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2015 Moulin-à-Vent “Vieilles Vignes”

Domaine Diochon

2015 Moulin-à-Vent “Vieilles Vignes”  Domaine Diochon - Kermit Lynch Wine Merchant
This vintage may put the whole “I don’t drink Beaujolais” thing to rest once and for all. Try the 2015 on your most recalcitrant anti-Beaujolais acquaintance. It’s got guts and brawn, deep, dark color and layers of flavor,with a fruit profile bordering on Pinot. As the price of land in Burgundy shoots through the roof, Burgundians are buying up acreage at a record pace in the Beaujolais—and, nine out of ten times, in Moulin-à-Vent in particular. No surprise that they call this the most “Burgundian” of the Cru Beaujolais. –Chris Santini
$24.00
Vintage: 2015
Bottle Size: 750mL
Blend: Gamay
Appellation: Moulin-à-Vent
Country: France
Region: Beaujolais
Producer: Domaine Diochon
Vineyard: 50 years, 5.05 ha
Soil: Pink Granite, sandstone, with a manganese-rich sub-soil
Alcohol: 13%

More from this Producer or Region

About Beaujolais

After years of the region’s reputation being co-opted by mass-produced Beaujolais Nouveau and the prevalence of industrial farming, the fortunes of vignerons from the Beaujolais have been on the rise in the past couple of decades. Much of this change is due to Jules Chauvet, a prominent Beaujolais producer who Kermit worked with in the 1980s and arguably the father of the natural wine movement, who advocated not using herbicides or pesticides in vineyards, not chaptalizing, fermenting with ambient yeasts, and vinifying without SO2. Chief among Chauvet’s followers was Marcel Lapierre and his three friends, Jean Foillard, Guy Breton, and Jean-Paul Thévenet—a group of Morgon producers who Kermit dubbed “the Gang of Four.” The espousal of Chauvet’s methods led to a dramatic change in quality of wines from Beaujolais and with that an increased interest and appreciation for the AOC crus, Villages, and regular Beaujolais bottlings.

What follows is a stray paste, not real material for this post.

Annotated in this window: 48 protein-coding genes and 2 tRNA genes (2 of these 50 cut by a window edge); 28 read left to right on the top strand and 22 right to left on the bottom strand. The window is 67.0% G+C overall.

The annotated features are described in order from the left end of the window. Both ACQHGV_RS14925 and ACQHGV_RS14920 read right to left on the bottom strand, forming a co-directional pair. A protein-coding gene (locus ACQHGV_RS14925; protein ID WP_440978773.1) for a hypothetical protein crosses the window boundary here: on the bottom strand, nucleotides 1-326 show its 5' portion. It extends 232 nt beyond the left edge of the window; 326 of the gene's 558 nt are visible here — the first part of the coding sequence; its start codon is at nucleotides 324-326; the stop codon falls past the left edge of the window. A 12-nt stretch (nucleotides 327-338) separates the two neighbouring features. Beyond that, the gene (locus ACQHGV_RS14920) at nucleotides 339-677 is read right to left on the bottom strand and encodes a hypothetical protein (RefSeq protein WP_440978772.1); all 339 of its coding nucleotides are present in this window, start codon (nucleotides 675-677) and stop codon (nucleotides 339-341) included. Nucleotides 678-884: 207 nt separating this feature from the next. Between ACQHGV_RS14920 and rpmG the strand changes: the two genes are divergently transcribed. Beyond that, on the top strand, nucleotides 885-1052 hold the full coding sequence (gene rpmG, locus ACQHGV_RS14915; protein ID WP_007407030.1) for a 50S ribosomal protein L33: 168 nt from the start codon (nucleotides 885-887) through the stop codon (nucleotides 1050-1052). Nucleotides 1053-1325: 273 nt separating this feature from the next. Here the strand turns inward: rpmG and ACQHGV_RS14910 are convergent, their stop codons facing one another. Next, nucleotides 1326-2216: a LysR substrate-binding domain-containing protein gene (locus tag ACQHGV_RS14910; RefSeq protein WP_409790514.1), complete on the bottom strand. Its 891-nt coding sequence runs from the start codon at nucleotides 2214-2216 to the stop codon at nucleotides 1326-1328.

The crus of Beaujolais are interpreted through the Gamay grape and each illuminate the variety of great terroirs available in the region. Distinguishing itself from the clay and limestone of Burgundy, Beaujolais soils are predominantly decomposed granite, with pockets of blue volcanic rock. The primary vinification method is carbonic maceration, where grapes are not crushed, but instead whole clusters are placed in a tank, thus allowing fermentation to take place inside each grape berry.

Much like the easy-going and friendly nature of many Beaujolais vignerons, the wines too have a lively and easy-drinking spirit. They are versatile at table but make particularly good matches with the local pork sausages and charcuterie. Though often considered a wine that must be drunk young, many of the top crus offer great aging potential.

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2007 Côte-de-Brouilly

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2016 Fleurie “Les Moriers”

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2016 Beaujolais

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2011 Beaujolais “Cuvée 1512”

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2016 Beaujolais-Villages “Marylou”

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2016 Moulin-à-Vent “Vieilles Vignes”

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2016 Côte de Brouilly

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2015 Patrimonio Rouge “Grotte di Sole”

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Every three or four months I would send my clients a cheaply made list of my inventory, but it began to dawn on me that business did not pick up afterwards. It occurred to me that my clientele might not know what Château Grillet is, either. One month in 1974 I had an especially esoteric collection of wines arriving, so I decided to put a short explanation about each wine into my price list, to try and let my clients know what to expect when they uncorked a bottle. The day after I mailed that brochure, people showed up at the shop, and that is how these little propaganda pieces for fine wine were born.—Kermit Lynch

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